Selection Required to Claim Credit

PART V: How and Why Substandard Endodontic Treatments Fail The Importance of Investigating and Ruling Out Cracks Prior to New Treatment Planning
Faculty: Marwan Abou-Rass, DDS, MDS, Ph.D
Expiration Date: August 31, 2020
Credits: 4.5
Format: Webinar
Fee: $500.00
AGD Code(s): 070

In the introduction of the program, the author reveals an alarming 24%-60% global prevalence of Apical lesions in teeth with inadequate root canal treatment. The literature’s histopathologic term used in describing these lesions is Apical Periodontitis. (AP). The statistics are alarming because the “Standard Normal” prevalence of Apical lesions in endodontically untreated teeth is 1½% - 7%.

This program stands for the management of teeth with substandard endodontic treatment failures because of the evidence-based relationship between abusive endodontic treatment, and root structure cracks initiation and propagation. Abusive endodontic treatment is one form and a principal cause of substandard endodontic treatment. More on this relationship discussed in Part III of the master class series.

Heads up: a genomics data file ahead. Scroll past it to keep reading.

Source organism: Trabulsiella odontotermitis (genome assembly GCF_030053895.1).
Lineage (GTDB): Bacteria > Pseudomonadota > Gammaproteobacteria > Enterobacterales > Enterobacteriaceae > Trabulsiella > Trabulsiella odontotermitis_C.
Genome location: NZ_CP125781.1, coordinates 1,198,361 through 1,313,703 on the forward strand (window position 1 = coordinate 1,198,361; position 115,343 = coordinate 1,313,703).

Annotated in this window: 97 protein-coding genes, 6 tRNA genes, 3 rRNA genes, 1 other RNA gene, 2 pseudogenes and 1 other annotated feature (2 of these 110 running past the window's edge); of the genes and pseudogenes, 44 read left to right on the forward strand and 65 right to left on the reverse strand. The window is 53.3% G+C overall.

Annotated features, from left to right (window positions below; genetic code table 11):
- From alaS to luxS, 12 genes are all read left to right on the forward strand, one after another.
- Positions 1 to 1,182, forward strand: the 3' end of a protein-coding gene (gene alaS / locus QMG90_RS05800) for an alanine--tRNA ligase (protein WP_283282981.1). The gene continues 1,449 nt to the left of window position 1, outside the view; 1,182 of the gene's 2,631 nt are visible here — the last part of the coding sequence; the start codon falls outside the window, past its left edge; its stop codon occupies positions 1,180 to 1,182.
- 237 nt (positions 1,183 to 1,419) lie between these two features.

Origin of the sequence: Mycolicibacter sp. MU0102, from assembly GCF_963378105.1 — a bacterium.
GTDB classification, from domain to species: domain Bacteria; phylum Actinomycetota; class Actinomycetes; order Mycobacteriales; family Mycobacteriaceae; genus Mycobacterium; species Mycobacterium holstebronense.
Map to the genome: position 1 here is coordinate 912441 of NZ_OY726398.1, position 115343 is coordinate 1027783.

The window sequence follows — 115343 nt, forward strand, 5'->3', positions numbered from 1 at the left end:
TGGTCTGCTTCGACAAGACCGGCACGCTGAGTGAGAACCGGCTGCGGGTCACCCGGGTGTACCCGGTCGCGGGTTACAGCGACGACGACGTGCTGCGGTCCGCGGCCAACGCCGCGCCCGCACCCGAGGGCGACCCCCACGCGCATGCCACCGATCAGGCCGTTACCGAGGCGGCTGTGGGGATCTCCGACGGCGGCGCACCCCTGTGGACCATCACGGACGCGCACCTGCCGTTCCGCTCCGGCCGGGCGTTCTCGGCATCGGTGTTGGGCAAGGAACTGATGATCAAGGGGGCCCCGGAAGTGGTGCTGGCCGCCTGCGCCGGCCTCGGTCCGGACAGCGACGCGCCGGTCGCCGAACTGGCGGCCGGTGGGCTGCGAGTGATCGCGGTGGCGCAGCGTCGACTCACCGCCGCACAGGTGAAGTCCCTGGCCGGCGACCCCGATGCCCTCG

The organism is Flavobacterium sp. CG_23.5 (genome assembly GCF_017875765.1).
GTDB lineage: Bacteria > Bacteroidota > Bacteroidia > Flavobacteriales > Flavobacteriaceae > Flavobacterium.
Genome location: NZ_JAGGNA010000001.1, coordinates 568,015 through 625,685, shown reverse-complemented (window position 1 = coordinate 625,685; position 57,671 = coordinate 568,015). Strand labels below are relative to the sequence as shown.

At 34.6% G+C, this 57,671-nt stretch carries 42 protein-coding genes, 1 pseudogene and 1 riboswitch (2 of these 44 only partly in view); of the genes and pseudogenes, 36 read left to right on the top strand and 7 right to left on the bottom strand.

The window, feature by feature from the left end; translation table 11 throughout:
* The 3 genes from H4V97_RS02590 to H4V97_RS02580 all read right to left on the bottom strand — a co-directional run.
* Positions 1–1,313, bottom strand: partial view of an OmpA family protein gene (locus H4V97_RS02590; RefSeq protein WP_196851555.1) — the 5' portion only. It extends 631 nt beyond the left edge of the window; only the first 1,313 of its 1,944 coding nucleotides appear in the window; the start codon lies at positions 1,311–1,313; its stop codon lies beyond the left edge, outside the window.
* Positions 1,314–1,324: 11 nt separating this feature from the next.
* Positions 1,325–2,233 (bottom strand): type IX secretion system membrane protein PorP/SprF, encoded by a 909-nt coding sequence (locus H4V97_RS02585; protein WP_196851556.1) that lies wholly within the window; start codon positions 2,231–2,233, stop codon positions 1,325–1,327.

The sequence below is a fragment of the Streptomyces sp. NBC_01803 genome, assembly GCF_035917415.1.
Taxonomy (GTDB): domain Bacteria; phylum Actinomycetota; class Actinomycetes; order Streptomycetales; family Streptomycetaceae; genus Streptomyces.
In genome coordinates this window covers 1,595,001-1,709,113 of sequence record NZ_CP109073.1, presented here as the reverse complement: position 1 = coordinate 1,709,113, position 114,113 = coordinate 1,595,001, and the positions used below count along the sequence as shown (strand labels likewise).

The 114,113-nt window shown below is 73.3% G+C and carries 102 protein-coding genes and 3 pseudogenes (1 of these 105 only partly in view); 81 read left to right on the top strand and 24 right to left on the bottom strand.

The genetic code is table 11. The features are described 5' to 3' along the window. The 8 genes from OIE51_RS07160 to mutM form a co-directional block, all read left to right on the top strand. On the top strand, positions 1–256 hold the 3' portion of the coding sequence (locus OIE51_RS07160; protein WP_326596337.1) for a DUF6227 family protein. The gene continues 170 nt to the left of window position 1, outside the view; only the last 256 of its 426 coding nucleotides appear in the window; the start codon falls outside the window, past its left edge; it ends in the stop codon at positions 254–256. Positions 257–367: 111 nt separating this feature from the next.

The program is composed of Seven (7) Chapters planned to include the most clinically relevant facets of the inadequate or sub-standard endodontic treatment.

This program offers concepts, methods and guiding principles based on evidence, and tested clinical practices. The goal is to enhance the clinicians understanding of endodontic treatment diagnostics and the relationship between endodontic treatment and tooth structure cracks.

Selection Required to Claim Credit